Fire Safety in blocks of flats - Unsatisfactory Smoke Control and Fire Resisting doors Â– Pt 13
Our series of blogs on fire safety in blocks of flats has looked quite often at how, in many cases, fire safe construction which adhered to legislative standards at the time of building remain acceptable, even though current fire safety guidance has changed. In one area, however, previous guidance is so far removed from current standards that it must be addressed.
Smoke dispersal methods used in the past have now been proven to be unreliable and unsatisfactory and so no longer provide an acceptable method of smoke control. Blocks with unsatisfactory smoke control methods are therefore forced to address the issue in two ways: Smoke control arrangements and travel distances.
For example, benchmarks for existing flats with unsatisfactory smoke control follow:
In blocks of flats with a single stairway, where flats open directly onto the stairway:
Up to six storeys in height – manually opening vents or windows would be acceptable.
Exceeding six storeys in height – automatically opening vents should be provided.
In blocks of flats with a single stairway, with a corridor or lobby approach separating the flats from the stairway and in which there is a travel distance of 7.5 to 10m:
Up to six storeys in height – openable vents are acceptable.
Over six storeys in height or greater than 10m travel distance, or where ventilation is only provided in the stairway – automatically opening vents or powered ventilation is required.
In blocks where corridor smoke dispersal systems are in place, cross-corridor doors may be necessary to implement a smoke containment approach. The openable vents or powered ventilation should be maintained to ventilate those sections.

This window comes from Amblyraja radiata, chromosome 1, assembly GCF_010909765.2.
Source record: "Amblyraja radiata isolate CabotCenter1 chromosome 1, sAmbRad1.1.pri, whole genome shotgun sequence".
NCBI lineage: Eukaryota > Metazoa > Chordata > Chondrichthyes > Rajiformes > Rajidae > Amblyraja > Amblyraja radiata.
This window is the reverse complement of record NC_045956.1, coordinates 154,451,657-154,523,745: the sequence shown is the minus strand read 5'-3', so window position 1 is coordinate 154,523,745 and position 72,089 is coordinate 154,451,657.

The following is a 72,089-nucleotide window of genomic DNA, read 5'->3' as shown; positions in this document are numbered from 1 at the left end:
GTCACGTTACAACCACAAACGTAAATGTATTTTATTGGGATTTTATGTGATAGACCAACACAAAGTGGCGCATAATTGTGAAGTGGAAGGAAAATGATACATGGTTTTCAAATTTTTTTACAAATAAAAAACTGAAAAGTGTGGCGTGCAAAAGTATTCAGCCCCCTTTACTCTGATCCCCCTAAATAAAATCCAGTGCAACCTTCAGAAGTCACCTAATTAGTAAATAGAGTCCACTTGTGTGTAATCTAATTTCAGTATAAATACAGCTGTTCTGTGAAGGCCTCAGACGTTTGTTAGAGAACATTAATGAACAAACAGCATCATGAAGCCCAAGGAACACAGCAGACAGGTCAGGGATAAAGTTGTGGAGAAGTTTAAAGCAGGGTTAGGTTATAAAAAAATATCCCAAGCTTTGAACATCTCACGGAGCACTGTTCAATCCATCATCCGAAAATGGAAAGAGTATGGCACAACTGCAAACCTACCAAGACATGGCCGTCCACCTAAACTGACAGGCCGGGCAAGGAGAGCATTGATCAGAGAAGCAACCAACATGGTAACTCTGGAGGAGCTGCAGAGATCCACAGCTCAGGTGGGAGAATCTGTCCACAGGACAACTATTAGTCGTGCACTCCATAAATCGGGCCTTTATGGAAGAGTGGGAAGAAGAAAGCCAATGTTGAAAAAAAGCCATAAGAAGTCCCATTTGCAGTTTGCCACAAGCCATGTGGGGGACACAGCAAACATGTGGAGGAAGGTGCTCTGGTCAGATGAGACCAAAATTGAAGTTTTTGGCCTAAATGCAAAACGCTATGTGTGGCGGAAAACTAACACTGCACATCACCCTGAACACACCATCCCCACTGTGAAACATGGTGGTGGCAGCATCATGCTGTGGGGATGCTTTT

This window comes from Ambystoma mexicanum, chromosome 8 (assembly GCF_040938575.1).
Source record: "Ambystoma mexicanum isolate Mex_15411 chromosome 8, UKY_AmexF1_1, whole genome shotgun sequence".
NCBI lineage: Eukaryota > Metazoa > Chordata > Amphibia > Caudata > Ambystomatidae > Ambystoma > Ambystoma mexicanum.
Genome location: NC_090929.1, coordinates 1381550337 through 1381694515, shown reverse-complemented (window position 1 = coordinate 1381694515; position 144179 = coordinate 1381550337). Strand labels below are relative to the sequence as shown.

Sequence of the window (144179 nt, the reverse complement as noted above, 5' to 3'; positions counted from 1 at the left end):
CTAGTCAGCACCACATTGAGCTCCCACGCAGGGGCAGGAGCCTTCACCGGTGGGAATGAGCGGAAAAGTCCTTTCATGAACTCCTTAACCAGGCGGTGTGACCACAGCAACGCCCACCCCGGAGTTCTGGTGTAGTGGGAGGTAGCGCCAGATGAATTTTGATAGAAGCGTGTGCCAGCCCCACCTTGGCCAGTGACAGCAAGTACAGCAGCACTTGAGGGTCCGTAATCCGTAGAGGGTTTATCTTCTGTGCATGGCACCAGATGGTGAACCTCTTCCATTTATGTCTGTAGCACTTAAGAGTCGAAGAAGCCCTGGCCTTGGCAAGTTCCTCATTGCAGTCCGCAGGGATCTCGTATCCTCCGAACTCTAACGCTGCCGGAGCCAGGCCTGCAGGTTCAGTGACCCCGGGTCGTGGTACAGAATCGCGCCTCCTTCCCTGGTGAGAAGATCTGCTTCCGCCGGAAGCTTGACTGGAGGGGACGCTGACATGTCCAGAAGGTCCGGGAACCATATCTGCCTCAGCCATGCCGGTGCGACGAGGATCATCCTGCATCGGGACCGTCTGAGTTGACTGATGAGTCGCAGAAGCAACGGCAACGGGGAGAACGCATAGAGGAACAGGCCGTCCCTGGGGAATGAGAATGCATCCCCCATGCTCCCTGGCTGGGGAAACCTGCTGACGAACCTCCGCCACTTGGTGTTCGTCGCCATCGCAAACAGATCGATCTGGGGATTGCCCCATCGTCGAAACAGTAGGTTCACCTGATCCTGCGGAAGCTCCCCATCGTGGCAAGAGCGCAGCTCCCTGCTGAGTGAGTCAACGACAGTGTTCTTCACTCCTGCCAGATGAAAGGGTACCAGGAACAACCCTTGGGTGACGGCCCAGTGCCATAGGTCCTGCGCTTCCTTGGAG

Advice from a fire engineering or fire safety specialist should always be sought if smoke dispersal is present in single stairway buildings.
The subject of fire-resisting doors is one which will take us through the next blog issue too. Fire-resisting doors are an essential part of fire containment and control within a block of flats and are generally found at the entrance to each flat, along the protected escape route which would include at any entry to a staircase and in cross-corridor doors. The aim is to limit fire spread for a period of time to facilitate safer egress from the building and avoid fire spread between the flat of fire origin and other flats and the common areas.
Current benchmark guidance for the protected escape route within individual flats calls for FD20 fire resisting doors which means that it is a fire door which will resist the passage of fire for a minimum of 20 minutes. Fire-resisting doors which form part of the protected escape route from the flat entrance to the final exit should be FD30S doors, which means that the door will resist fire for 30 minutes and will have smoke seals to prevent smoke spread between areas. These doors will also have intumescent strips and cold smoke seals fitted along the top and sides and would be self-closing.
Next week’s blog will continue on the subject of fire-resisting doors and will look at those blocks of flats where the fire-resistant doors do not meet current benchmark standards. In the meantime, if you have any queries about a project or wish to discuss this blog series, please contact Peter Gyere in the first instance on 0208 668 8663.
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